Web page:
PacSci Perspectives

Under The Surface: The Story Of Microbes

by | Nov 1, 2016

How important are the creatures we can’t see? Microbes (or microorganisms) make up an essential part of our ecosystem. Rachel Spietz, an oceanographer and graduate student at the University of Washington, studies these too-small-to-see (but essential) parts of our ecosystem. She is presenting an interactive exhibit at Life Sciences Research this weekend at Pacific Science Center. While this event often focuses on human health, Spietz will be focusing on smaller critters.

Microbes, defined as “microorganisms, especially a pathogenic bacterium,” are often thought of as “bad guys,” especially in the context of disease. “Microbes are essential to developing medicines, which many people know,” says Spietz, because learning about how diseases work helps us fight them.

Spietz’s work focuses mostly on the ecological impact of microbes, where they often have a positive role. “One of my favorite things about microbes is their ability to break down landfills,” Spietz explains. “This particularly affects ocean habitats, which I study.” Though garbage often piles up, it cannot do so indefinitely; microbes “digest” the garbage, bringing it back through the carbon cycle naturally. Oceanographers and biologists alike are fascinated by this phenomenon. Microbes keep land, beach, and ocean environments viable. Through this process, they are cycling nutrients back to us. Microbes connect us to our environment.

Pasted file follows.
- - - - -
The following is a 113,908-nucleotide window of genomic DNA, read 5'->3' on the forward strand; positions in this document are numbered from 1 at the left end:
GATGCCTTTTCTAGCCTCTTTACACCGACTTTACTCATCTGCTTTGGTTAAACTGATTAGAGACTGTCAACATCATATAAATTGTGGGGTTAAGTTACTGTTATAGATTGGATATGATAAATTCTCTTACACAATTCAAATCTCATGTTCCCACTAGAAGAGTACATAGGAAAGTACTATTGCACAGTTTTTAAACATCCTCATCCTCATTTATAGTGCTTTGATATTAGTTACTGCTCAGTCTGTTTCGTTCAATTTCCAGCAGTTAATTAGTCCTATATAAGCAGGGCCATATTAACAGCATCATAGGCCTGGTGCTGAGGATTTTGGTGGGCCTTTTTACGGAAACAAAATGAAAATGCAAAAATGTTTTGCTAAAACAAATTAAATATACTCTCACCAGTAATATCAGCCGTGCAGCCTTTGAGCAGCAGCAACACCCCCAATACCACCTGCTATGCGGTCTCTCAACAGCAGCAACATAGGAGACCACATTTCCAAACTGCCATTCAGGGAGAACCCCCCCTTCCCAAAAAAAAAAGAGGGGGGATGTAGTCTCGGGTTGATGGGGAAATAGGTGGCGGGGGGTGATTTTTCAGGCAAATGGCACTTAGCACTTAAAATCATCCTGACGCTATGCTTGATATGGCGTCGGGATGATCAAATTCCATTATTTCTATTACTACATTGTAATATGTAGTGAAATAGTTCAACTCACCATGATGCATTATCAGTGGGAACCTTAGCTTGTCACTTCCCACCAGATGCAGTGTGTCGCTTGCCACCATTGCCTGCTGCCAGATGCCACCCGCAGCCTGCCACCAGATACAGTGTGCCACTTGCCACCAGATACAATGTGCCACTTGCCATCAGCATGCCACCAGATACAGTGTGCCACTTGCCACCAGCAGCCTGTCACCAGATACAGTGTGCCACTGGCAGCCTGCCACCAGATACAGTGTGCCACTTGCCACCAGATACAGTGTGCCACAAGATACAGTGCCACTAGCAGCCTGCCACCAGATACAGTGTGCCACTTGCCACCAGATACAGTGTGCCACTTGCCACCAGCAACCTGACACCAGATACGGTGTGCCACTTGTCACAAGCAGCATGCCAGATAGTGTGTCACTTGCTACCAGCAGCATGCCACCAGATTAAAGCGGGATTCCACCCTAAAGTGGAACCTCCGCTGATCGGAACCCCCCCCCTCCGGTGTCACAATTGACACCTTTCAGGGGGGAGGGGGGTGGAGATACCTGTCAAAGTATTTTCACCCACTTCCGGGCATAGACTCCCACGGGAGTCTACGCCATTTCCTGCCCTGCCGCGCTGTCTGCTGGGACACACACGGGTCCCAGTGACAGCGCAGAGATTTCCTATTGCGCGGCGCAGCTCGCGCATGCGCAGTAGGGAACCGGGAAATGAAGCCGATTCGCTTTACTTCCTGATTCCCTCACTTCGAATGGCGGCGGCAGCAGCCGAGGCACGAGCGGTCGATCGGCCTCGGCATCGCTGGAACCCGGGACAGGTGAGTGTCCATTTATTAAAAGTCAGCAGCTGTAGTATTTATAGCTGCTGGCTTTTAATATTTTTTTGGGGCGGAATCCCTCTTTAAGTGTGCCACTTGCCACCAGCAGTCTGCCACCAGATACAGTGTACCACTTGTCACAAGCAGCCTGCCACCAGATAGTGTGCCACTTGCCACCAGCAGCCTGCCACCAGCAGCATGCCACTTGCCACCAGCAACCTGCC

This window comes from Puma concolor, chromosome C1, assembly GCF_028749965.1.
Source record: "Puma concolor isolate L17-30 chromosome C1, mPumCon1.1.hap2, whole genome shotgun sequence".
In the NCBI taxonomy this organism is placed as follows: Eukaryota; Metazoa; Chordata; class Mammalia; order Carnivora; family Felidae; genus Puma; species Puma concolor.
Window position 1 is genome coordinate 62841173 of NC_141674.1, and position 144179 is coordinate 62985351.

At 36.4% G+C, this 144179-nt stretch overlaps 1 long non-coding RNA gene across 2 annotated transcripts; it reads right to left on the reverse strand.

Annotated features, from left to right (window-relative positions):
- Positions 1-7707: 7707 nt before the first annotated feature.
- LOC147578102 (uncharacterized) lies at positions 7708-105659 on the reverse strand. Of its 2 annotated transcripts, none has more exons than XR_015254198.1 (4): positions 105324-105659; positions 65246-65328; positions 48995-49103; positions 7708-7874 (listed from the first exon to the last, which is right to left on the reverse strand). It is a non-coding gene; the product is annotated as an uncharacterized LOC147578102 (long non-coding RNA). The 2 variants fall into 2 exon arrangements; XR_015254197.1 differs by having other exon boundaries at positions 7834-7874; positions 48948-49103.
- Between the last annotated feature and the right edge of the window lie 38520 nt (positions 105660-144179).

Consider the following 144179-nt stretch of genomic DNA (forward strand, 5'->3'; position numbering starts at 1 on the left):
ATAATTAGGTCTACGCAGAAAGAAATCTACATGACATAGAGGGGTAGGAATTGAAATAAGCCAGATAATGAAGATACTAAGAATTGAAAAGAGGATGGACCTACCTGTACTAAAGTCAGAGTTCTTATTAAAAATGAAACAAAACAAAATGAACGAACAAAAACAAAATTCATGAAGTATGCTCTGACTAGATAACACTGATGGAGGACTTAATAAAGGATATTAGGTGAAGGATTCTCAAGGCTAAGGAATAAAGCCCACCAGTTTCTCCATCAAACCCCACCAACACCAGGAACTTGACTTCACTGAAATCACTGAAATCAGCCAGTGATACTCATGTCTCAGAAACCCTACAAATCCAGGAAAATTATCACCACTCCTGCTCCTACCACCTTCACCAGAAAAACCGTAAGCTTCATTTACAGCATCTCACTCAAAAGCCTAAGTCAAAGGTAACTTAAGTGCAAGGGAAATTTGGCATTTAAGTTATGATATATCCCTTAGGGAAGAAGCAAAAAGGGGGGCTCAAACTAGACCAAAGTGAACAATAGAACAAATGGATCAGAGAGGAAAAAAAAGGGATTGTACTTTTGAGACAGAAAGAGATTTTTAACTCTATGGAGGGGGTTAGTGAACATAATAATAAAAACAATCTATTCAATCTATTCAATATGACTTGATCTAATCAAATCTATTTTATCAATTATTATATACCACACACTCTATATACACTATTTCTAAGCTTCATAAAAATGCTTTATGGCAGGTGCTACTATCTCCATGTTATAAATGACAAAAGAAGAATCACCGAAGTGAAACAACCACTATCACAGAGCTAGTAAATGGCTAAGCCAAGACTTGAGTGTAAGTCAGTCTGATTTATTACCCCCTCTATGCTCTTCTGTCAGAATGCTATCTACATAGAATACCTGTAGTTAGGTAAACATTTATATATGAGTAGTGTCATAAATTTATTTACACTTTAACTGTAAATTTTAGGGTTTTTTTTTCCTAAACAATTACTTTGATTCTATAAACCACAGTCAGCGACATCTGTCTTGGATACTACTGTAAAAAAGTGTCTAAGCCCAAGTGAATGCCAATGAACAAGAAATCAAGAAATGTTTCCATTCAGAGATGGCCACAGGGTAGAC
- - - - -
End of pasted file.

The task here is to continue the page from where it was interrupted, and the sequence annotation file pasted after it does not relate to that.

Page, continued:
A microbe’s absorption of food can predict things as complex as volcanic eruption. Several years ago, Spietz worked on a project looking at the microbes growing around the Axial Seamount, an underwater volcano,” she says. “I pulled microbes out of the water and tested them; my data helped geologists learn about past and predict future eruptions.” The team collected lava from two kilometers under the sea, and Spietz studied the microbes coming up to the surface. “By seeing patterns in how the microbes use energy, you can start to figure out the history and future of the volcano.” You can watch this process happening live here.

While working on these kinds of teams, Spietz got to learn from geologists, physicists, microbiologists, and oceanographers. “Oceanography is very broad and interdisciplinary,” she says. That’s also one of her favorite parts about past Life Sciences Research Weekends. “The sheer number of disciplines represented was impressive.” Even more exciting, perhaps, was the engagement of young guests. “Parents actually had to pull their kids away from these educational displays.”

Pacific Science Center is proud to host our 10th annual Life Sciences Research Weekend, November 11-13, 2016. Register here for a chance to see Rachel Spietz’s microbes in action.

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